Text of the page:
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Islamism: Syria's Growing Cancer

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The kidnapping of the Libyan Prime Minister, the dreadful massacres in Nigeria and Kenya and August's genocide in Lattakia (categorized by Human Right's Watch as a crime against humanity) are all linked by the growing cancer of militant Islamism.

Islamism has long been associated with the poor and oppressed. But it is being fanned by influential clerics in Saudi Arabia and Qatar who loudly promote Jihad against Alawites, Shias, Christians and Jews. In Turkey, the more subtle 'creeping Islamisation' of Prime Minister Erdogan's regime continues.

Turkey, Saudi, Jordan and Qatar stand together in a Sunni-led axis that has invested approximately US$3.5bn funding, sheltering and arming the Islamist rebels in Syria. They stand against a Shia-led alliance of Iran, Iraq, Syria and Lebanon. Iranian troops and Hezbollah fighters have bolstered the regime in Damascus.

These sectarian tensions have been fueled by the geopolitical enmity between the US and NATO on one side and Russia and China on the other.

Russia, with extremist problems at home and strategic interests in the Middle East, backs the Syrian regime in the world's most lethal conflict. The US has supported the opposition. Warships from both sides continue to gather close to Syrian waters. The US came extraordinarily close to intervening in Syria. Russia made no bones about the military support she would offer the regime and has threatened to supply sensitive weapons to countries in the region.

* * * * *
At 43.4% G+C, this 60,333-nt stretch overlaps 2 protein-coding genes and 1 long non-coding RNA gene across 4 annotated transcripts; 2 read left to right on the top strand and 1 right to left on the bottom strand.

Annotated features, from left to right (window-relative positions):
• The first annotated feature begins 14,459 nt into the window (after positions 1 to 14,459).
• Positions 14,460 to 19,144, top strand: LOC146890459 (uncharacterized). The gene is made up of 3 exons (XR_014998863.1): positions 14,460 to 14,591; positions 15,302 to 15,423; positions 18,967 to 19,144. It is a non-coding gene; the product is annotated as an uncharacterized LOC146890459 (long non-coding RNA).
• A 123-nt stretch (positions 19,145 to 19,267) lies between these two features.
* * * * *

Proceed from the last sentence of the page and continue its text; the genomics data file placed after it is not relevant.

Two and a half years ago the Syrian conflict began with peaceful protests against a tyrannical regime. Those marches were hijacked by a convergence of extremists. The Turkish and Qatari-backed Syrian National Council was formed and later morphed into the Syrian National Coalition (also SNC). The SNC has, from the start been run by extremists. The majority of its leadership and two thirds of its 263 founder-members have been members of the Muslim Brotherhood. Al Jazeera's support may give the Brotherhood legitimacy, but it is an extremist organization. It's flag is a patchwork of Jihadist symbolism. Its offshoots include Hamas and Al-Qaeda.

This explains why the SNC has had no issue with the development of a largely extremist rebel force. The Free Syrian Army has long been aligned with Al-Qaeda groups such as the 'Islamic State of Iraq and the Levant' and 'Al-Nusra'. Its Supreme Military Council is made up of Salafist groups. General Idris has said he is happy to fight alongside Al-Nusra -- despite its being blacklisted by the US as a terrorist organization, and back in August he joined the attack on the Alawite villages of Lattakia spearheaded by a number of groups linked to Al-Qaeda. 200 civilians were murdered and another 200 kidnapped. The three largest groups previously fighting under the FSA banner have subsequently joined the 'Islamist Alliance', calling for an Islamic State in Syria under Sharia Law. The 'Alliance' now controls Northern Syria, where six members of the Red Cross were abducted on the weekend.

Congressman Michael McCaul, Chairman of the House Homeland Security Committee estimated its proportion of extremists at 50%. A new study by the defense consultancy IHS Jane's estimates that of 100,000 'opposition' troops 75% are of Jihadist or Islamist character. It believes the total force is split into as many as 1,000 separate bands. It is uncontrollable and extreme. There is absolutely nothing 'moderate' about these rebels.

On-going calls to jihad from across the region have accelerated the influx of imported jihadi fighters to the rebel cause. Michael Morell, Deputy Director of the CIA until August, says more foreign fighters are flowing into Syria than there were to Iraq at the height of its war. He cites Syrian extremism as the greatest current threat to U.S National Security. Geography suggests the threat must be exponentially higher in Europe.